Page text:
Apple Aims to Tack on Galaxy Note II and 5 Other Products to Existing Lawsuit

With a 10-year licensing agreement with HTC Corp. (TPE:2498) ironed out — and with two-way lawsuits with Motorola Mobility dismissed with prejudice not once, not twice, but three times — the war between Apple, Inc. (AAPL) and Android hinges on one final battle.  That battle is the ongoing litigation between Samsung Electronics Comp., Ltd. (KSC:005930) and Apple, the two most profitable smartphone makers.

I. Ban on the Galaxy Note II, Galaxy S III?

On Sunday, Reuters reported that Apple has filed to tack on six new Samsung products to its second major court battle with Samsung.  Among the products is the popular phone-cum-tablet, the Galaxy Note II.  Apple also wants to tack on the 4.8-inch Samsung Galaxy S III, running the new Android “Jelly Bean” operating system, the Samsung Galaxy Tab 8.9 Wi-Fi, the Samsung Galaxy Tab 2 10.1, the Samsung Rugby Pro, and the Samsung Galaxy S III Mini.

Last week Judge Paul S. Grewal of the U.S. District Court for the Northern District of California’s San Jose courtroom ruled that Samsung could add Apple’s flagship iPhone 5 to the suit.  He also ruled that Apple could add a number of Samsung products to their suit.  

At first it appeared that the Galaxy S III — Samsung’s flagship phone-form-factor device — might be on that list.  Now it appears Apple is still fighting to get that one tacked on.

The Galaxy Note II is among the devices targeted by Apple’s latest ban request.
Last week, despite Judge Grewal expressing skepticism of Samsung’s justifications, he handed the Asian OEM a key win, ordering that Apple must disclose copies of its licensing agreement with HTC. However, the disclosure is under a strict seal of privacy meaning the media will not be privy to it.

II. War Continues Even as Both Sides Look to Shift Last Round in Their Favor

Apple alleges that Google Inc.’s (GOOG) Jelly Bean operating system, along with Samsung’s proprietary user interface enhancements illegally borrow patented technologies from iOS — mostly in terms of designs, animations, or software mechanisms.  Apple has stirred up controversy by patenting a number of its features in iOS; most recently it won a design patent on animating turning pages, despite Hewlett-Packard Comp. (HPQ) offering a visually identical technology in 2002 (which is still live), prior to Apple’s filing.

Samsung, meanwhile, alleges that Apple refuses to license and stole its communications and video standards patents, along with a handful of user interface patents.  Samsung’s claims have also sparked controversy, as some argue it should be required to license those patents to Apple and should not be allowed to use them to pursue litigation against Apple, under the so-called “fair, reasonable, and non-discriminatory” (FRAND) licensing rules that govern such standards patents.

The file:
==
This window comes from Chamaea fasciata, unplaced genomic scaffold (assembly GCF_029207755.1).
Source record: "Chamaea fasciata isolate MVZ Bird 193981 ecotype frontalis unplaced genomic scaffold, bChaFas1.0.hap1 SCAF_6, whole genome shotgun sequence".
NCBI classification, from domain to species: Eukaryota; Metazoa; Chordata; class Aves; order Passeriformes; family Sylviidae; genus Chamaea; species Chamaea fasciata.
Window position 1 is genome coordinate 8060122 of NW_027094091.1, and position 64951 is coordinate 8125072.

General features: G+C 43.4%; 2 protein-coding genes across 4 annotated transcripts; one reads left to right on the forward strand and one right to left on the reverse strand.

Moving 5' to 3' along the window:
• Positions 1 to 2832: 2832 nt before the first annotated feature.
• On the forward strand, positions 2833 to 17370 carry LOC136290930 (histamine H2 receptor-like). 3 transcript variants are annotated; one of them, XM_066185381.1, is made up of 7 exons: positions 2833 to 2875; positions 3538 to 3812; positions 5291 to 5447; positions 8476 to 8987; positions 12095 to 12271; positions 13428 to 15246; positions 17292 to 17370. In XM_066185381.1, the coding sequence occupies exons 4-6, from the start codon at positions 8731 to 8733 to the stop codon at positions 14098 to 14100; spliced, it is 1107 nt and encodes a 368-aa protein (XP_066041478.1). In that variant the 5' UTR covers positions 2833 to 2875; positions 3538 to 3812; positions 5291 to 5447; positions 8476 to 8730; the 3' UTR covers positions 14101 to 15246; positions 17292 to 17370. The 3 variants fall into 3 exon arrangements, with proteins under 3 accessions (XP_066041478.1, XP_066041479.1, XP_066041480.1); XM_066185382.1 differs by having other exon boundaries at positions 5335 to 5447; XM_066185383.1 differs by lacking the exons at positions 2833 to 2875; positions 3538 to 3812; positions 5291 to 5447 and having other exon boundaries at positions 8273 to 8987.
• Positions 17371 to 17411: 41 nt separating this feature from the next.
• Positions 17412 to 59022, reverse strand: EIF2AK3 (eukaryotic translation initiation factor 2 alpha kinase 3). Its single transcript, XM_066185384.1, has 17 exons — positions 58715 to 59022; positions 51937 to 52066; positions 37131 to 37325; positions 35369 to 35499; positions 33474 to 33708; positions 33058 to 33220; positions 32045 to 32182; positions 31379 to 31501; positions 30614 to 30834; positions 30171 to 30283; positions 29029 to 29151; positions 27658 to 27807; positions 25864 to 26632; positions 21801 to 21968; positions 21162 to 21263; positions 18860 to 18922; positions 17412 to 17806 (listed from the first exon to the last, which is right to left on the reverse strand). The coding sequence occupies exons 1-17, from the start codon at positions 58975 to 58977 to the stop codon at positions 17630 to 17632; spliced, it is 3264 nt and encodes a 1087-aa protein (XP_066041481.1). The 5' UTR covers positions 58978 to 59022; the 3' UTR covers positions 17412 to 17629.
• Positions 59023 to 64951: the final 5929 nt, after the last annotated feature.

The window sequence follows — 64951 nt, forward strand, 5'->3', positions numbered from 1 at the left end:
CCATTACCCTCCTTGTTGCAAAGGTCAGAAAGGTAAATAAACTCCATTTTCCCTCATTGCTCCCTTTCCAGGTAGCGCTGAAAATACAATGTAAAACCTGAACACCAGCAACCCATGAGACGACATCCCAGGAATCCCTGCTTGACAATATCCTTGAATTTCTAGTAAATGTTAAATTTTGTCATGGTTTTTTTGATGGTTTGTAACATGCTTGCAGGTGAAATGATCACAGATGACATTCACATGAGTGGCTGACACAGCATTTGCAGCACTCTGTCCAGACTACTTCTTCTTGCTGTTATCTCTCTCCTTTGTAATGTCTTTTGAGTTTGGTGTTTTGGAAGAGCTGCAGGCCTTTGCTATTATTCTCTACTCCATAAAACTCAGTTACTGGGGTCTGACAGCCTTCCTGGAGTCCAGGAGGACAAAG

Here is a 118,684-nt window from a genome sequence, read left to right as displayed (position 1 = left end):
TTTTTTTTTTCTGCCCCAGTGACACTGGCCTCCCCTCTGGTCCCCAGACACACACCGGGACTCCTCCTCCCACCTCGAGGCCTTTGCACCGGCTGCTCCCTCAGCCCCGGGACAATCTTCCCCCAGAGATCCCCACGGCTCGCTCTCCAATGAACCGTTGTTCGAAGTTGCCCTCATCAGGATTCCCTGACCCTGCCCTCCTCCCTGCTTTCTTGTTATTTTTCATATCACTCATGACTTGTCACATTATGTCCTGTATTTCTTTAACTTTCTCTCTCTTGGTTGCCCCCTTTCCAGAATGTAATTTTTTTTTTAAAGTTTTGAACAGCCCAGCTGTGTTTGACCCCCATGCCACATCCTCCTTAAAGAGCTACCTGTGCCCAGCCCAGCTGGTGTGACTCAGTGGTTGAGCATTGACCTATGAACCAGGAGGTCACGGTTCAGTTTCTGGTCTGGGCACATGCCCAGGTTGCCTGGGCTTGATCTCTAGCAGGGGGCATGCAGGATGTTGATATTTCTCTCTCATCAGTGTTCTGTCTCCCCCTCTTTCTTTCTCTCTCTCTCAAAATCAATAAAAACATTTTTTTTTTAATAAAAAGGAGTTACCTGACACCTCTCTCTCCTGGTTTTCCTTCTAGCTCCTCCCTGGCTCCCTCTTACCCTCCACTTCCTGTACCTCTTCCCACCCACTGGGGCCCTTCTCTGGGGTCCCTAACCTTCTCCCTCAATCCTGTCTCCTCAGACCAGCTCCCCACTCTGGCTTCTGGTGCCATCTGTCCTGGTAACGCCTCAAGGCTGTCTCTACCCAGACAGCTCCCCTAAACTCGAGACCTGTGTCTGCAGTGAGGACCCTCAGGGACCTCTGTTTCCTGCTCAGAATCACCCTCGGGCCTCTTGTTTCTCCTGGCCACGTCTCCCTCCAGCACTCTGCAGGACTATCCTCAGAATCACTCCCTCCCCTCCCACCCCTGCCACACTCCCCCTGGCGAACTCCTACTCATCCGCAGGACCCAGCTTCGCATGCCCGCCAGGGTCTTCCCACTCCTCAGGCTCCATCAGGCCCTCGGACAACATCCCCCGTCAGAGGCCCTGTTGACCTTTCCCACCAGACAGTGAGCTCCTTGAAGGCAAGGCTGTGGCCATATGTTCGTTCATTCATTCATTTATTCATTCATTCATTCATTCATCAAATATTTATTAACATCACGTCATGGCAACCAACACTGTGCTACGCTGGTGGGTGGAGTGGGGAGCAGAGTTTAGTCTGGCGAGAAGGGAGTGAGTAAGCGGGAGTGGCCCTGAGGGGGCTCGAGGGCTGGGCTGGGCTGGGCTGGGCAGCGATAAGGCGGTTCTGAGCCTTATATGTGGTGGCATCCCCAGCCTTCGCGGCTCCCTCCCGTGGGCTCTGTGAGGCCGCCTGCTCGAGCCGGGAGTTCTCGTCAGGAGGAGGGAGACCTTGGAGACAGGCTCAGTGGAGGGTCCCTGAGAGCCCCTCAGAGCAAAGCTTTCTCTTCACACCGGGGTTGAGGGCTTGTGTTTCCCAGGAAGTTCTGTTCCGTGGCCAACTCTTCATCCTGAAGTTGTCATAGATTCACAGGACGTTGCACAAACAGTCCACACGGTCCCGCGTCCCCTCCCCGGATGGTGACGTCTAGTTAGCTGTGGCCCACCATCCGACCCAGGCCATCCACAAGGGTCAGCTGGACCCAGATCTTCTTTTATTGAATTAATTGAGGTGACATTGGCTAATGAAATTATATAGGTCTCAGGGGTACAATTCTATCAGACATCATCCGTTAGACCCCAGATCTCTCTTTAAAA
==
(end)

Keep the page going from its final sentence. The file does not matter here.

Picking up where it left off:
Whichever side you are on, it’s hard to deny that the first round when entirely to Apple.  Apple scored a $1.05B USD verdict in the first jury trial, while it was found innocent of all of Samsung’s counter-claims.

The verdict in the first trial cost Samsung $12B USD in value. 
[Image Source: SeongJoon Cho/Bloomberg]
Samsung feels that victory was unjust and has appealed.  It believes the jury foreman — who did not disclose his involvement in a prior legal dispute with a Samsung subsidiary — misled fellow jurors.  It has also questioned potential juror bias, as Judge Lucy Koh allowed some jurors to serve who had family members who held significant amounts of Apple stock and would profit off Samsung’s misfortune.  Judge Koh reasoned that this was okay, as the jurors themselves were not shareholders.

Apple meanwhile is looking to capitalize.  While its push to ban Samsung’s product from U.S. sales has been stymied by some of its key patents in the case being engaged in various stages of invalidation, it has moved to make the best of its win by looking to triple the damages to $3.15B USD.  Apple could potentially triple the damages as the jury found the infringement to be “willful”.

Overseas Apple has fared worse; in the UK Apple lost a major case to Samsung and was forced to print an apology ad.  In South Korea, Samsung’s home nation, Apple was found guilty of minor infringements, as was Apple.  So far the U.S. verdict is somewhat of a red herring amidst the general international legal community, which has — by and large — pushed the pair to solve their differences via some manner of cross-licensing deal, rather than by wasting court time and requesting consumers be denied access to products.